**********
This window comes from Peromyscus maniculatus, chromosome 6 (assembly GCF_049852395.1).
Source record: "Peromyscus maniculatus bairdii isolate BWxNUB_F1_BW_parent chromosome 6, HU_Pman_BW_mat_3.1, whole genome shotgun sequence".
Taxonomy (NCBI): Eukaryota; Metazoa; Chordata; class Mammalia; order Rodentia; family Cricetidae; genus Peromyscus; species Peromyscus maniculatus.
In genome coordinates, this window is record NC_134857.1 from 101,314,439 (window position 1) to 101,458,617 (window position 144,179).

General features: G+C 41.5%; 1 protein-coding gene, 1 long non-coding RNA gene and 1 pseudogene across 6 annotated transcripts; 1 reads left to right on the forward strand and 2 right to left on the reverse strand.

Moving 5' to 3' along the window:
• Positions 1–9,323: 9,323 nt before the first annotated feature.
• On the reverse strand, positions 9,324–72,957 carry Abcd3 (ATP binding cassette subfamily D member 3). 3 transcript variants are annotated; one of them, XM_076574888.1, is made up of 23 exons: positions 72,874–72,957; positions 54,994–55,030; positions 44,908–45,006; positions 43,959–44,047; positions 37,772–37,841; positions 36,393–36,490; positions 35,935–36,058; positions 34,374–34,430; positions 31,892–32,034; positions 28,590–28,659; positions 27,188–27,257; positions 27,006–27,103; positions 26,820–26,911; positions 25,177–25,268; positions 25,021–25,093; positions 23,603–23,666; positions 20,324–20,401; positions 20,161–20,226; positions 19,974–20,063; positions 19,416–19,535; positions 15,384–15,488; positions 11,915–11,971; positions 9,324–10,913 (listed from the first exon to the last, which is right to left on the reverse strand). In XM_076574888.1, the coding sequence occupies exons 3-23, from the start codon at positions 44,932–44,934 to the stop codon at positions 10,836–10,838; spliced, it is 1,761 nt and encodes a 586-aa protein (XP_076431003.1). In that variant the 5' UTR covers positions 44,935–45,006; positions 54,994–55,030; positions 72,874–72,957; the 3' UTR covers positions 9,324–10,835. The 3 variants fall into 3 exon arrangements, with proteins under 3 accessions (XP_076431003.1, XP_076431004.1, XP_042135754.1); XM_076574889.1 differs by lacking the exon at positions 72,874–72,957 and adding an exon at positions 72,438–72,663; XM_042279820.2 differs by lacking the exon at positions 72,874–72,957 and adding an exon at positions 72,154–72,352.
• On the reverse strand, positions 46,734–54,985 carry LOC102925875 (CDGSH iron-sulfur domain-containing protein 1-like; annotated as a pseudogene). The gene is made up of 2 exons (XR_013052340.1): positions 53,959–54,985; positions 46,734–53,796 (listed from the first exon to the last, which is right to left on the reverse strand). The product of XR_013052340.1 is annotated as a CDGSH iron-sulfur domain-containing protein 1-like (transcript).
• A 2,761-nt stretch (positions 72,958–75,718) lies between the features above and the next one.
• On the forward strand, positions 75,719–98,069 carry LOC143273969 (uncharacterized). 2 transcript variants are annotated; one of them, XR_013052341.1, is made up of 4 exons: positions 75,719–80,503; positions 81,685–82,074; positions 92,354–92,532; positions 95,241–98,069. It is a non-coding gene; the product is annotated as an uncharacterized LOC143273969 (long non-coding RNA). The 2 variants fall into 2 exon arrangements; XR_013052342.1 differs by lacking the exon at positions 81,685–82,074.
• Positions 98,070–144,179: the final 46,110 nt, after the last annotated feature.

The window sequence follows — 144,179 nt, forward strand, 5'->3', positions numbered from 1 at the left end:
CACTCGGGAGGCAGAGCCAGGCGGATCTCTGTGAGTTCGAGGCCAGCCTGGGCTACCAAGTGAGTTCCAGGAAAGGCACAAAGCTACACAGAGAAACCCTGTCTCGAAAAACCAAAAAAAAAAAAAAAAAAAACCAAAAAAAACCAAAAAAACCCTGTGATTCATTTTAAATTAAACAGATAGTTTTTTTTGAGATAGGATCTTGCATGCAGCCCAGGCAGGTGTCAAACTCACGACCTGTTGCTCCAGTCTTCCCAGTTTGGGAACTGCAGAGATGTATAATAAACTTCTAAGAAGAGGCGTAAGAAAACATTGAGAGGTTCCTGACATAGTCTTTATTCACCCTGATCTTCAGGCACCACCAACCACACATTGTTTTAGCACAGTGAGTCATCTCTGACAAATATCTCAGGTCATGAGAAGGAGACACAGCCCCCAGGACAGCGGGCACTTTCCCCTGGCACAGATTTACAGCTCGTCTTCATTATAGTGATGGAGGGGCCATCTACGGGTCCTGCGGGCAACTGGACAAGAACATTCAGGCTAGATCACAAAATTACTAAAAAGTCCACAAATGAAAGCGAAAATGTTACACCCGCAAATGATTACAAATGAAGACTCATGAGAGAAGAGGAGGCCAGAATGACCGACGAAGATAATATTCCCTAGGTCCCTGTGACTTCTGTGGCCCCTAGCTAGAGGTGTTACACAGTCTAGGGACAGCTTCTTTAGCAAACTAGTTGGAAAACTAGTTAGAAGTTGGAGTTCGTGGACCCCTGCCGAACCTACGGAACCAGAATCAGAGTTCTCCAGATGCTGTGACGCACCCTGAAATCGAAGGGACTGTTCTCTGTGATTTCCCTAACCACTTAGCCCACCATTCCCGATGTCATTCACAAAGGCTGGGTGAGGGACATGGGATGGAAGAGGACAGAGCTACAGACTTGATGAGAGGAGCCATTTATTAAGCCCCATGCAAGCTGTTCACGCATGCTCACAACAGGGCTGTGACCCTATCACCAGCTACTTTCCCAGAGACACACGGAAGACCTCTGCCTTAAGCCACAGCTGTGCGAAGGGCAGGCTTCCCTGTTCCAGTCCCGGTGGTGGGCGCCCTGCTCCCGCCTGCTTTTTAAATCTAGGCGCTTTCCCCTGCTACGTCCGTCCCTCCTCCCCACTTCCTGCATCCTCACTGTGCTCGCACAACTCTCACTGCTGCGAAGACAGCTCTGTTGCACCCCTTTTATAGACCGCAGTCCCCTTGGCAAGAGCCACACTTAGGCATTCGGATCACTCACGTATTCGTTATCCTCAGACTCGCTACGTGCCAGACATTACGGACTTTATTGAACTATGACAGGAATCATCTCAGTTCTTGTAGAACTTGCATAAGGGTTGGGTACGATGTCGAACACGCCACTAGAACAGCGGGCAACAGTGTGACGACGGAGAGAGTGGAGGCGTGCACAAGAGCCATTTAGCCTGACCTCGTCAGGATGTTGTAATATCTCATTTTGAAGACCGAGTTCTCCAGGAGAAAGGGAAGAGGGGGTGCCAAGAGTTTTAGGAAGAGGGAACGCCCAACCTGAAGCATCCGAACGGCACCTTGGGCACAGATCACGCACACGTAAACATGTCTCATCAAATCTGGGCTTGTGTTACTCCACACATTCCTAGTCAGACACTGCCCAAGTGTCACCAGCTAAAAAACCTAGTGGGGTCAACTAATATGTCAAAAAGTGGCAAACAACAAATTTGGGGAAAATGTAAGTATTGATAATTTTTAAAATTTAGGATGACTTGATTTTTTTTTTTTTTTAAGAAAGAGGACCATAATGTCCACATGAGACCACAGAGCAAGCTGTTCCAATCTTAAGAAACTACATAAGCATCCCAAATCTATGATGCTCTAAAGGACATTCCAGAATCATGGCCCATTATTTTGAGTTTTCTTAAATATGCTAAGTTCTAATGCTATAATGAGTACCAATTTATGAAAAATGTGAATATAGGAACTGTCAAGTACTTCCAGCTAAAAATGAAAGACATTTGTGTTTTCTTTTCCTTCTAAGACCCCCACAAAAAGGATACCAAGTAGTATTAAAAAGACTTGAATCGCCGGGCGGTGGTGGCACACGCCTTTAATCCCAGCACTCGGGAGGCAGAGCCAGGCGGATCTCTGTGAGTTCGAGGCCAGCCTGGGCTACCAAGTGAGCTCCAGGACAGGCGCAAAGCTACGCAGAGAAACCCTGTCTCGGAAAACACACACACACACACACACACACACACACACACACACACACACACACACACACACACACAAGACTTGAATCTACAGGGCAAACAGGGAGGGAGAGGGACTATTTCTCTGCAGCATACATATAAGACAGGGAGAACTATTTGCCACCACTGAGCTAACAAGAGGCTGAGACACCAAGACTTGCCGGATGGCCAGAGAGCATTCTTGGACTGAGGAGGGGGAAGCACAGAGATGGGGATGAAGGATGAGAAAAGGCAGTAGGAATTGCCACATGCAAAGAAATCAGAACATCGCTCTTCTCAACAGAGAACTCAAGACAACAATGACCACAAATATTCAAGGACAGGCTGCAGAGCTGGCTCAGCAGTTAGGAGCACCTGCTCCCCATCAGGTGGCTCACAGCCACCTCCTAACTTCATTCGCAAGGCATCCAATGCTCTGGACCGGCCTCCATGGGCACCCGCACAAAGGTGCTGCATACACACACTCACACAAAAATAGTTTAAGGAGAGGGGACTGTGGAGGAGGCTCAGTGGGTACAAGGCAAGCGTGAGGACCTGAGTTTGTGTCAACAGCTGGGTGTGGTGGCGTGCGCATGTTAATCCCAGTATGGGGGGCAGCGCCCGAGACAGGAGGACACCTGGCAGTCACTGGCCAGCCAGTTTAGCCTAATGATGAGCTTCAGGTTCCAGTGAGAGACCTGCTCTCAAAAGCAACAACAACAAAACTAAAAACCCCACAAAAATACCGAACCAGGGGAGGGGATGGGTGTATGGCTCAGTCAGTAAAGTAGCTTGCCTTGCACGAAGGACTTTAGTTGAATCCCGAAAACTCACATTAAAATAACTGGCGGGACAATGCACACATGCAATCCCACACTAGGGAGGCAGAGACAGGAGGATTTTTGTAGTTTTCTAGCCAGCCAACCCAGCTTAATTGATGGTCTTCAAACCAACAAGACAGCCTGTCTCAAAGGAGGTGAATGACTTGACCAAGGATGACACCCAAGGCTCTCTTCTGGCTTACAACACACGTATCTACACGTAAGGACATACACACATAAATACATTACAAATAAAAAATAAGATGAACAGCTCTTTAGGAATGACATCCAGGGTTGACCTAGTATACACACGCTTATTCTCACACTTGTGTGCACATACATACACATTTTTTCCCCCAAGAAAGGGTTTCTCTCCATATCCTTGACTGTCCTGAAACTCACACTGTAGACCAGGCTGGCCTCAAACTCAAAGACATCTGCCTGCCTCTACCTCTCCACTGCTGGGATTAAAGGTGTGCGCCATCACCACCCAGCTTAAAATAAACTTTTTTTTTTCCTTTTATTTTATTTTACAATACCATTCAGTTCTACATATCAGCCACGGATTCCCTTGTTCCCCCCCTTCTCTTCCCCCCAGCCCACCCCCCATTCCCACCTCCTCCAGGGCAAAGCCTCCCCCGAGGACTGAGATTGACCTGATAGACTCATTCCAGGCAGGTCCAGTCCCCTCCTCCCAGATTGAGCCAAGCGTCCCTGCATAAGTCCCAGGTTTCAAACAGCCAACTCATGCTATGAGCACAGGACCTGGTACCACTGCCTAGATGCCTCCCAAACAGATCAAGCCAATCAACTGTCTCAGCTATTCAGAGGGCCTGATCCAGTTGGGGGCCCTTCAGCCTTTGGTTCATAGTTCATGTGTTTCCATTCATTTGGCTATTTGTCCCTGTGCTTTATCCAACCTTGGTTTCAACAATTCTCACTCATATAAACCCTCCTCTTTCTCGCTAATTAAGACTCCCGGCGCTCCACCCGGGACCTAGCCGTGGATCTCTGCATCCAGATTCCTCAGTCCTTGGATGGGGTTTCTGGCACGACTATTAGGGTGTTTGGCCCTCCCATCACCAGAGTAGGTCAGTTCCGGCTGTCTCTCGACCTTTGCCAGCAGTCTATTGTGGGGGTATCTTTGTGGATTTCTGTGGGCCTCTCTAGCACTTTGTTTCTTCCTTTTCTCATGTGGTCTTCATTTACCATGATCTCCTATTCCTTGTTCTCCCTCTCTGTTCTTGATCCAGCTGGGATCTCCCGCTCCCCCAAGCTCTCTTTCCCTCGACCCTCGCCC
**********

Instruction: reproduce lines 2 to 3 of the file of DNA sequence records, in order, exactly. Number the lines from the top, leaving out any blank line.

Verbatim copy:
Source record: "Peromyscus maniculatus bairdii isolate BWxNUB_F1_BW_parent chromosome 6, HU_Pman_BW_mat_3.1, whole genome shotgun sequence".
Taxonomy (NCBI): Eukaryota; Metazoa; Chordata; class Mammalia; order Rodentia; family Cricetidae; genus Peromyscus; species Peromyscus maniculatus.